Sarah, M. (2015). InFlow (information flow): An integrated model of applied information literacy. School Library Monthly, 31(3), 20-23. Retrieved from http://www.schoollibrarymonthly.com
The text describes an information literacy model called InFlow (information flow) that can be designed to engage students and support student-centered learning. The article compares InFlow to other models of information literacy. The eight elements of InFlow are presented as elements that can be taken in any order, allowing students to return to elements several times throughout the process. These elements are: Ask, Collaborate, Explore, Imagine, Make, Map, Reflect, and Show. Ways in which the model can be used to design and create are explored.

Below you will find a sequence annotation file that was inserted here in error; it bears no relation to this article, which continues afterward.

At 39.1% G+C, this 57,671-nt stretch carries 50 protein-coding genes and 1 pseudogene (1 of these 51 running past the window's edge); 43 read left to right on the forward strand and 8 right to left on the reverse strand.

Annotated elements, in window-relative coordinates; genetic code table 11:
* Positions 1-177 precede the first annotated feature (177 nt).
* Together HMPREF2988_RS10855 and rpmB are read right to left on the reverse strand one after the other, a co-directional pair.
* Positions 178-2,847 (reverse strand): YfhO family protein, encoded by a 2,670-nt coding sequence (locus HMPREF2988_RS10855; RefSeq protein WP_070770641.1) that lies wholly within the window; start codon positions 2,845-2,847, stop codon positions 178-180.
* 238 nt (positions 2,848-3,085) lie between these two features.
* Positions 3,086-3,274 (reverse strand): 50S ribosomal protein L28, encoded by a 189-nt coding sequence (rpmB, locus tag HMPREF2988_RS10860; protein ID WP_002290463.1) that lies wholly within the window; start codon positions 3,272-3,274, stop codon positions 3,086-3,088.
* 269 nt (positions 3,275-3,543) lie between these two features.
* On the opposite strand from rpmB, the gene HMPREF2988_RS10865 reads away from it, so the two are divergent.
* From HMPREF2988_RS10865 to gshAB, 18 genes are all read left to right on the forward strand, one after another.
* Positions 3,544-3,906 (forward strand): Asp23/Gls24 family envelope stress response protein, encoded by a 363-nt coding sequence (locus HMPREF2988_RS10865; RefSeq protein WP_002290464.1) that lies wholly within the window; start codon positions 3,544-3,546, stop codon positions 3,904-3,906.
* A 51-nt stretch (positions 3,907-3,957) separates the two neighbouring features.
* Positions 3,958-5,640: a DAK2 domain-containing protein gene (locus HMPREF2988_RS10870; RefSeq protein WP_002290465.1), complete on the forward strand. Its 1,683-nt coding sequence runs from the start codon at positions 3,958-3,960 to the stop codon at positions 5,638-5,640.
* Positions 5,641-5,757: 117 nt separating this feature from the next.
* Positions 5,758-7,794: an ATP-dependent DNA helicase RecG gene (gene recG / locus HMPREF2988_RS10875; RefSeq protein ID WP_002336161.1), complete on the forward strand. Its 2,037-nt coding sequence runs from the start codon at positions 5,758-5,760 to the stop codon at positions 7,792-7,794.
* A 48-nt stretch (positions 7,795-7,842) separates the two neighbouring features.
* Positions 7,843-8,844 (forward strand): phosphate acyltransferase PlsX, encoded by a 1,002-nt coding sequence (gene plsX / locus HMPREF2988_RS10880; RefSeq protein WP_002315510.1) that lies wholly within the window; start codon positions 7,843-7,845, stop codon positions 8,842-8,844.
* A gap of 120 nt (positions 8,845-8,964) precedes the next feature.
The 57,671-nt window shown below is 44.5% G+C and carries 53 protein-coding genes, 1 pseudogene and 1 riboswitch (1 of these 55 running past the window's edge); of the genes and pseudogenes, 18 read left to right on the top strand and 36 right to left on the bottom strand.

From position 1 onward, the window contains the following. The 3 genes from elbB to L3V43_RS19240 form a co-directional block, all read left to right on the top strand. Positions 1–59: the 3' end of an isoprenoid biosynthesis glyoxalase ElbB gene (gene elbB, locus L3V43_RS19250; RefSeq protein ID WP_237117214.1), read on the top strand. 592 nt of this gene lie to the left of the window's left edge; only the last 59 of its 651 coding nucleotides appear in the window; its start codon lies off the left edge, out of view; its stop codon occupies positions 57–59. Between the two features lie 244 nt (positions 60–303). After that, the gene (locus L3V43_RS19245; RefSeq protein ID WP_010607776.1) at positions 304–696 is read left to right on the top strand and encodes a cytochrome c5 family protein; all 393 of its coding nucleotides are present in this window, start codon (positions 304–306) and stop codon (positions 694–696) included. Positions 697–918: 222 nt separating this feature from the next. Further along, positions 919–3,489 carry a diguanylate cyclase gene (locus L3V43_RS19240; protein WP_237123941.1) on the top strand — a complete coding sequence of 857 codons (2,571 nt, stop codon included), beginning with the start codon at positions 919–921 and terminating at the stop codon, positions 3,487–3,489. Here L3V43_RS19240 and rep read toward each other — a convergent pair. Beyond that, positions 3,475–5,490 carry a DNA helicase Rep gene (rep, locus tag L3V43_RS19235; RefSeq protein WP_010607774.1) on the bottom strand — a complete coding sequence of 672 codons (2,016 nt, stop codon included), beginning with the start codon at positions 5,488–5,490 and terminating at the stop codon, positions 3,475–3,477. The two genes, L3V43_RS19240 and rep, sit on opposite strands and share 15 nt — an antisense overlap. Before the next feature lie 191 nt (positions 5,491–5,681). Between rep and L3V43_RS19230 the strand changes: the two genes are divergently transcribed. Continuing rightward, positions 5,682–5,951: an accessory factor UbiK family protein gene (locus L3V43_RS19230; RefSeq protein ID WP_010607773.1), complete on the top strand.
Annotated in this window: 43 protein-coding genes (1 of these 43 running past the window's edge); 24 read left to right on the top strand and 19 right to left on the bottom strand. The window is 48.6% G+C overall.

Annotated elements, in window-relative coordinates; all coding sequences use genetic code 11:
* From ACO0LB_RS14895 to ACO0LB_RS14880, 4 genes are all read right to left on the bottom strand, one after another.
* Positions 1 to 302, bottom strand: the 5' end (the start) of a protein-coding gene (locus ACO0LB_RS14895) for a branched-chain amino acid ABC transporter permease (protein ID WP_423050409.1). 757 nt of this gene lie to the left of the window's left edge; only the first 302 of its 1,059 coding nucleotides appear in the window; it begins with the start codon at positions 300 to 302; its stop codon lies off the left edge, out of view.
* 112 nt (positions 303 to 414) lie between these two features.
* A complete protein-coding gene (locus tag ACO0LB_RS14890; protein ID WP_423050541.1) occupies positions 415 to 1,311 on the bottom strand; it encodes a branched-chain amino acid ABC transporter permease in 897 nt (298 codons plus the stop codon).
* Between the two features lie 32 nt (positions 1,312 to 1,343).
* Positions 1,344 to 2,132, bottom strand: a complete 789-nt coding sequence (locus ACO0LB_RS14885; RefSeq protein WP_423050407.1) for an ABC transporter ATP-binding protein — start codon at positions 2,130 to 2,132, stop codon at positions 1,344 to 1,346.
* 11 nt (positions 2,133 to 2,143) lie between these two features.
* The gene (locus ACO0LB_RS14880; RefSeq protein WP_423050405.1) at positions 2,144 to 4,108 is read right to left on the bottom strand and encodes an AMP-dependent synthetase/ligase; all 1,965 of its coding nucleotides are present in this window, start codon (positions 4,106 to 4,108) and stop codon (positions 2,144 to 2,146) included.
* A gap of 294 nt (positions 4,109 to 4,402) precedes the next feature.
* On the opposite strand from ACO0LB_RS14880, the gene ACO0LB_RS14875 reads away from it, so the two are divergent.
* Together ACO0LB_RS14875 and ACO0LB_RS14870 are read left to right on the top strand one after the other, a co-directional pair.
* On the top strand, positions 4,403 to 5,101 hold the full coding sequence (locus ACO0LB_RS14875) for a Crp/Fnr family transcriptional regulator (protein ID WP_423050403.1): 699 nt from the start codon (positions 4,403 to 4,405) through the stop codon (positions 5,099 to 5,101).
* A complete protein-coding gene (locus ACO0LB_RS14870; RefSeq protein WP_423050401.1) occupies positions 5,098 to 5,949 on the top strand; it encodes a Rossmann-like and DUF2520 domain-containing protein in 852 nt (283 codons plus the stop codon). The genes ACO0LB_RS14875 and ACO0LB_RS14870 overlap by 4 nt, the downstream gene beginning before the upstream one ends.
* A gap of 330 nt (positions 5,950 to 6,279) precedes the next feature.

The key factor of InFlow, which I think make it a useful tool for teachers, is that the core elements can be undertaken in any order at any stage of the process. The main idea embedded in this model is that students create prototypes, ask for feedback, and then revisit their design. This model seems especially useful for students who are building or creating something. That author also gives an example project plan so readers can visualize how the elements of InFlow work together.